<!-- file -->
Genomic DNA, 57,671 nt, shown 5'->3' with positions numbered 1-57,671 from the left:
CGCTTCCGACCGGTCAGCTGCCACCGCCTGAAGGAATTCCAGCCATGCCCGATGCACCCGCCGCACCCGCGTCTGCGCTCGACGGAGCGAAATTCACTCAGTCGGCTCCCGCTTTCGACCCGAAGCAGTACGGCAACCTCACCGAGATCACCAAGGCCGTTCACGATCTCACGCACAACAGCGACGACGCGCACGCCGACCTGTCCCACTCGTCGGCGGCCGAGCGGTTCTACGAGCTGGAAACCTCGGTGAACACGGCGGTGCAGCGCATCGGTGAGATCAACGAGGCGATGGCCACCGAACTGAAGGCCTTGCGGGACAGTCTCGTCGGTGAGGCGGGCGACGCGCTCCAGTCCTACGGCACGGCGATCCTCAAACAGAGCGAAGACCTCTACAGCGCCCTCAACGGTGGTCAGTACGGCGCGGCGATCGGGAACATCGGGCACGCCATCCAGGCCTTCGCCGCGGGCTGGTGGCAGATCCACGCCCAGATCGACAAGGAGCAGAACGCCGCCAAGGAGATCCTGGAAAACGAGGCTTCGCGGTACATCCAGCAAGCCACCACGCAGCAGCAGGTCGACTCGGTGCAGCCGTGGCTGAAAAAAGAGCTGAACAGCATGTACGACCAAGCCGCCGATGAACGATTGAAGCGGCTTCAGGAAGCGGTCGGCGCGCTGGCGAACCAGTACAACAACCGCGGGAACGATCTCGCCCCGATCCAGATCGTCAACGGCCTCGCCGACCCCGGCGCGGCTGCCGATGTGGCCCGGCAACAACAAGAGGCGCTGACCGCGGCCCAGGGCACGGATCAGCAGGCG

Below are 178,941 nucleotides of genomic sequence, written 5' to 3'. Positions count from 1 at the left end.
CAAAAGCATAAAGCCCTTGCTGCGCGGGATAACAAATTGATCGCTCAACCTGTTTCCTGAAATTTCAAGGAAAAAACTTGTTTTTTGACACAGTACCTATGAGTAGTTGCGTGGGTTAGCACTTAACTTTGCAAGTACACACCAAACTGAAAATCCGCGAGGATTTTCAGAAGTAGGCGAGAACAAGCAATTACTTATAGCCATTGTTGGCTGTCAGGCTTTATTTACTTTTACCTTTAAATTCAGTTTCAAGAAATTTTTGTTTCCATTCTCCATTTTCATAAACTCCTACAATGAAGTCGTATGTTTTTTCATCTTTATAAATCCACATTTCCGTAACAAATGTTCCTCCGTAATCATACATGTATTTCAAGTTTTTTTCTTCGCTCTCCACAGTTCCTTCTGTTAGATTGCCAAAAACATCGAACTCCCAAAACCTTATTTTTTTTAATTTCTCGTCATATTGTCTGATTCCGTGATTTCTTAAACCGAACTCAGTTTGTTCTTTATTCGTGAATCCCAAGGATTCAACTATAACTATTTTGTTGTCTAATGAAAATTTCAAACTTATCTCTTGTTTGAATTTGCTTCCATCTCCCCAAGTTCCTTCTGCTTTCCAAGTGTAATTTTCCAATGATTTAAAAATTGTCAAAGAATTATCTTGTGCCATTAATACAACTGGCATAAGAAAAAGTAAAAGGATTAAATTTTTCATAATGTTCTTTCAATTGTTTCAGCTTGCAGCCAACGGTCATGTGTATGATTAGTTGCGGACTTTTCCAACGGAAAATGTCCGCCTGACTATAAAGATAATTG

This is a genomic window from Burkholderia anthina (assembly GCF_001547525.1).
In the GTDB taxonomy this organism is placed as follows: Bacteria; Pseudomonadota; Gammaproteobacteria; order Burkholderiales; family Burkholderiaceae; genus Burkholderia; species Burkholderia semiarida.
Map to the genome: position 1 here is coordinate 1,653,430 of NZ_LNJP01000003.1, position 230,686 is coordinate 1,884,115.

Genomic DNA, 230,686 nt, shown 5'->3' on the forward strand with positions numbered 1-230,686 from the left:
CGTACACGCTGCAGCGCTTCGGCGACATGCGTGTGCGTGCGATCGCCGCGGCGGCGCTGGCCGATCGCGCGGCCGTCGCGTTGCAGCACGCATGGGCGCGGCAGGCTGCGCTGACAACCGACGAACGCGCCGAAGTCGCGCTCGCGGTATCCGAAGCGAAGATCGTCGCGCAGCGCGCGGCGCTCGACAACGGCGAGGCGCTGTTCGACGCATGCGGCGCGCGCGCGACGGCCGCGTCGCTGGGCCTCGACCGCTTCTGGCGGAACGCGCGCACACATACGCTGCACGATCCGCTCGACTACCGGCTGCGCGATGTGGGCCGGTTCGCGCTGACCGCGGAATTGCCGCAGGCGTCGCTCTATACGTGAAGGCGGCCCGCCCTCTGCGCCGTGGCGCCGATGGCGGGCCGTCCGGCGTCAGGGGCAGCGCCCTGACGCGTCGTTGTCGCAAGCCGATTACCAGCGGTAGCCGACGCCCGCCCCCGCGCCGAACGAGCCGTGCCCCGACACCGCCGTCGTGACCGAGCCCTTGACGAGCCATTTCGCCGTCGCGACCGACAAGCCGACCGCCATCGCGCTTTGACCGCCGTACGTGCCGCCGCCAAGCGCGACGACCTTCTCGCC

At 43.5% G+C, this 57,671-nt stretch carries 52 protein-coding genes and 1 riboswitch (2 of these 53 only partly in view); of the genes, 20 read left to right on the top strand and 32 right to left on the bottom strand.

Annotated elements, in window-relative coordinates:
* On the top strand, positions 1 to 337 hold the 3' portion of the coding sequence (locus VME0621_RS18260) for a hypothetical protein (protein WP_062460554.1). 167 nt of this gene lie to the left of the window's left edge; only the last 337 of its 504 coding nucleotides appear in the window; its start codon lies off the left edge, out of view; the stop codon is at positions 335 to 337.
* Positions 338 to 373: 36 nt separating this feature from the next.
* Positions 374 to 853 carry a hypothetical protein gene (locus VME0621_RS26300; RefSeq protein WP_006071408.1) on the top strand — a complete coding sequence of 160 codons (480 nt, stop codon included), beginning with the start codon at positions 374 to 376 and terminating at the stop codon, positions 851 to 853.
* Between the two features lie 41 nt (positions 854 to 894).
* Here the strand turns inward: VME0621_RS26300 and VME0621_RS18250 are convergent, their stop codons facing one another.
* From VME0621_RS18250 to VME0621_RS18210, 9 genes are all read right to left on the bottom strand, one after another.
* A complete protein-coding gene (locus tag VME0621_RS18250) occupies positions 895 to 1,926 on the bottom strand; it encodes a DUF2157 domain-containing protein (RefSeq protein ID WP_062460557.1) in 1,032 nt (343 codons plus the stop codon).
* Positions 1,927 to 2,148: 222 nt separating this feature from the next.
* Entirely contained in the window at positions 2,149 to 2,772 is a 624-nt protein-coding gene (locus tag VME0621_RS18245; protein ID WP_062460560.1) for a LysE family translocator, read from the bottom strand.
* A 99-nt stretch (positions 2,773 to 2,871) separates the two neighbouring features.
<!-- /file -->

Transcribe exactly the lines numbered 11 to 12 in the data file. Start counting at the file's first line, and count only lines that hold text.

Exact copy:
Annotated elements, in window-relative coordinates:
* On the top strand, positions 1 to 337 hold the 3' portion of the coding sequence (locus VME0621_RS18260) for a hypothetical protein (protein WP_062460554.1). 167 nt of this gene lie to the left of the window's left edge; only the last 337 of its 504 coding nucleotides appear in the window; its start codon lies off the left edge, out of view; the stop codon is at positions 335 to 337.